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CLINICAL DECISION SUPPORT SOFTWARE

FDA’s Risk-based approach

Kyle Y Faget, Special Counsel and Business Lawyer, Foley Lardner LLP

On September 27, 2019,the U.S. Food and Drug Administration (FDA) issued several guidances that will impact innovation in the digital health space, the draft guidance, Clinical Decision Support Software and the final guidances: Policy for Device Software Functions and Mobile Medical Applications, General Wellness: Policy for Low Risk Devices, Off-The-Shelf Software Use in Medical Devices, and Medical Device Data Systems, Medical Image Storage Devices, and Medical Image Communications Devices. Taken together, these guidances define FDA’s position on regulatory oversight and enforcement of devices commonly developed and used in digital health. This paper will explore FDA’s framework for regulatory oversight and discretion as well as what does not constitute a device in accordance with the recently released guidances

Clinical Decision Support (CDS) software has become an integral tool used By Healthcare Professionals (HCPs) when treating patients and by patients and caregivers when trying to understand the contours of a given ailment.CDS provides healthcare professionals and patients with knowledge and personspecific information, intelligently filtered or presented at appropriate times, to enhance health and healthcare. Examples of CDS include: computerised alerts and reminders for providers and patients, conditionspecific order sets, focused patient data reports and summaries, diagnostic support, and contextually relevant reference information.

On December 8, 2017, the U.S. Food & Drug Administration (FDA) published a draft guidance titled “Clinical and Patient Decision Support Software” that aimed to provide clarity on the scope of the FDA’s oversight of clinical decision support software intended for healthcare professionals, and patient decision support software intended for patients and caregivers who are not healthcare professionals. On October 27, 2019, FDA issued an updated guidance document applicable to clinical decision support software that takes a risk-based approach to regulation of CDS. Recognising that digital health is playing an ever-increasing role in healthcare, FDA’s stated position is to encourage innovation. By taking a riskbased approach to its oversight of CDS, FDA hopes to strike a balance between encouraging developers to create, adapt and expand the functionalities of their software to support providers in diagnosing and treating diseases, while also ensuring the software doesn’t introduce unacceptable risk to the patient. The CDS guidance was issued alongside a suite of final guidance documents that, taken together, illustrates FDA’s commitment to providing clarity to developers operating in the digital health space.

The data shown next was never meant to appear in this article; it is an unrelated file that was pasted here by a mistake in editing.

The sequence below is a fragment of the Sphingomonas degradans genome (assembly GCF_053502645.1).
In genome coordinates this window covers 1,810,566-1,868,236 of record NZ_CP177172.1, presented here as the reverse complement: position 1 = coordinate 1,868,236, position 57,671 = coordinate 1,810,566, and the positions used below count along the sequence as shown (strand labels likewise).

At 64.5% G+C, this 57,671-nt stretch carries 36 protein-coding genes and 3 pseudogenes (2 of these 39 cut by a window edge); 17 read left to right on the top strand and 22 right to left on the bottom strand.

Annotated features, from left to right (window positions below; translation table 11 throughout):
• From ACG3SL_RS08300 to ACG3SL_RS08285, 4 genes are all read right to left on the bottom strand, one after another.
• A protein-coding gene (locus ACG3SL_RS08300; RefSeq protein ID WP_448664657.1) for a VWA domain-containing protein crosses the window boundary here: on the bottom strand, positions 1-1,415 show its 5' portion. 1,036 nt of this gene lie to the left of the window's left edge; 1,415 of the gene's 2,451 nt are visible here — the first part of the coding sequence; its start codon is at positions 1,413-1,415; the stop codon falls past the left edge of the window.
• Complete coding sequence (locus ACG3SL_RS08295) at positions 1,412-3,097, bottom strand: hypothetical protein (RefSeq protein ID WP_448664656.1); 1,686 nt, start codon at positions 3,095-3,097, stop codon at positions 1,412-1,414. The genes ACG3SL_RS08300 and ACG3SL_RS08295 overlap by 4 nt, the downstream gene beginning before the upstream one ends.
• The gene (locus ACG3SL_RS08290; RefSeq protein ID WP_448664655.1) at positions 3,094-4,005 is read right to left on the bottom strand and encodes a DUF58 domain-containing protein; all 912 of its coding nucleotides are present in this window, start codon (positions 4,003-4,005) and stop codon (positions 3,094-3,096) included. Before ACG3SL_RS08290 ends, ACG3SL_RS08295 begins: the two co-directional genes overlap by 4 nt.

CDS software, inter alia, provides HCPs and patients with knowledge and person-specific information, intelligently filtered or presented at appropriate times, to enhance health and healthcare. CDS includes technologies such as computerised alerts and reminders for providers and patients; clinical guidelines; conditionspecific order sets; focused patient data reports and summaries; documentation templates; diagnostic support; and contextually relevant reference information. In its guidance, FDA attempted to clarify which types of CDS software are not devices, which types of CDS software may be devices but, based on FDA’s current understanding of the risks posed by the devices, FDA intends to exercise enforcement discretion, and CDS software that are devices and on which FDA intends to focus its regulatory oversight.

When determining whether CDS software is a device or a non-device, FDA intends to evaluate who the intended user of the CDS software is and whether the user can independently review the basis for the recommendation made by the software. The user’s ability to independently review the basis for the software’s recommendation asks whether the function is intended for the purpose of enabling the user to independently review the basis for the recommendations so that it is not the intent that user rely primarily on any such recommendation. If the CDS software is intended for use by an HCP, whether the CDS software is a device hinges upon whether the HCP can independently review the basis for the recommendation made by the software. If so, the software is non-device CDS. If not, the software is device CDS.

Whether FDA exercises enforcement discretion or exercises oversight focus depends upon the risk associated with the situation or condition at issue. Drawing from the International Medical Device Regulators Forum, Software as a Medical Device: Possible Framework for Risk Categorization and Corresponding Considerations (IMDRF Framework), In the guidance, FDA categorises risk associated with patient conditions as non-serious, serious, and critical. In general, non-serious situations or conditions are situations or conditions where an accurate diagnosis and treatment is important but not critical for interventions to mitigate longterm irreversible consequences on an individual patient's health condition or public health. In general, serious situations or conditions means situations or conditions where accurate diagnosis or treatment is of vital importance to avoid unnecessary interventions or timely interventions are important to mitigate long-term irreversible consequences on an individual patient’s health condition or public health. In general, critical situations or conditions means situations or conditions where accurate and/or timely diagnosis or treatment action is vital to avoid death, long-term disability or other serious deterioration of health of an individual patient or to mitigating impact to public health.